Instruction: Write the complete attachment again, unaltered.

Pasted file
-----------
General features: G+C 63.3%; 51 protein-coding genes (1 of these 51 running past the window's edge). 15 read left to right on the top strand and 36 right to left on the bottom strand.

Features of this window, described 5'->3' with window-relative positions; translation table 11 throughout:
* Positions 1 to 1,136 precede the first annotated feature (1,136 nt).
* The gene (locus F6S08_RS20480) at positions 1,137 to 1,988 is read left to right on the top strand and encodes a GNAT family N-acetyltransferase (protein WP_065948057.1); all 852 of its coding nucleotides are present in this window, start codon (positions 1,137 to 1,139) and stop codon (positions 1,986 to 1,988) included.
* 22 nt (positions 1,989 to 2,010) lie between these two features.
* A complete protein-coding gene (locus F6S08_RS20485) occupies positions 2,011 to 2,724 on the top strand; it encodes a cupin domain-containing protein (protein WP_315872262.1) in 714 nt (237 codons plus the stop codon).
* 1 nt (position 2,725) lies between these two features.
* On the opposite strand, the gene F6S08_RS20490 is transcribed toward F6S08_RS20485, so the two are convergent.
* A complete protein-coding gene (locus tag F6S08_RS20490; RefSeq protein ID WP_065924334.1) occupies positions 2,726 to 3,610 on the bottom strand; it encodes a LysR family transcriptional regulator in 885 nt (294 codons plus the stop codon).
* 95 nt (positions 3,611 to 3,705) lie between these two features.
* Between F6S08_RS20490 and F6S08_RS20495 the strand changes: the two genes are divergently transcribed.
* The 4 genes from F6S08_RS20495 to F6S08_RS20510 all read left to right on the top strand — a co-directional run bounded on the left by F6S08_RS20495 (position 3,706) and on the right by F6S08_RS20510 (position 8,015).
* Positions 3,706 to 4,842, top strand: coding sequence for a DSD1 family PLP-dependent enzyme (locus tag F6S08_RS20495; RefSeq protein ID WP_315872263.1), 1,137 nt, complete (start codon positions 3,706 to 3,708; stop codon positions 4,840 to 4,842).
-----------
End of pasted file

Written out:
General features: G+C 63.3%; 51 protein-coding genes (1 of these 51 running past the window's edge). 15 read left to right on the top strand and 36 right to left on the bottom strand.

Features of this window, described 5'->3' with window-relative positions; translation table 11 throughout:
* Positions 1 to 1,136 precede the first annotated feature (1,136 nt).
* The gene (locus F6S08_RS20480) at positions 1,137 to 1,988 is read left to right on the top strand and encodes a GNAT family N-acetyltransferase (protein WP_065948057.1); all 852 of its coding nucleotides are present in this window, start codon (positions 1,137 to 1,139) and stop codon (positions 1,986 to 1,988) included.
* 22 nt (positions 1,989 to 2,010) lie between these two features.
* A complete protein-coding gene (locus F6S08_RS20485) occupies positions 2,011 to 2,724 on the top strand; it encodes a cupin domain-containing protein (protein WP_315872262.1) in 714 nt (237 codons plus the stop codon).
* 1 nt (position 2,725) lies between these two features.
* On the opposite strand, the gene F6S08_RS20490 is transcribed toward F6S08_RS20485, so the two are convergent.
* A complete protein-coding gene (locus tag F6S08_RS20490; RefSeq protein ID WP_065924334.1) occupies positions 2,726 to 3,610 on the bottom strand; it encodes a LysR family transcriptional regulator in 885 nt (294 codons plus the stop codon).
* 95 nt (positions 3,611 to 3,705) lie between these two features.
* Between F6S08_RS20490 and F6S08_RS20495 the strand changes: the two genes are divergently transcribed.
* The 4 genes from F6S08_RS20495 to F6S08_RS20510 all read left to right on the top strand — a co-directional run bounded on the left by F6S08_RS20495 (position 3,706) and on the right by F6S08_RS20510 (position 8,015).
* Positions 3,706 to 4,842, top strand: coding sequence for a DSD1 family PLP-dependent enzyme (locus tag F6S08_RS20495; RefSeq protein ID WP_315872263.1), 1,137 nt, complete (start codon positions 3,706 to 3,708; stop codon positions 4,840 to 4,842).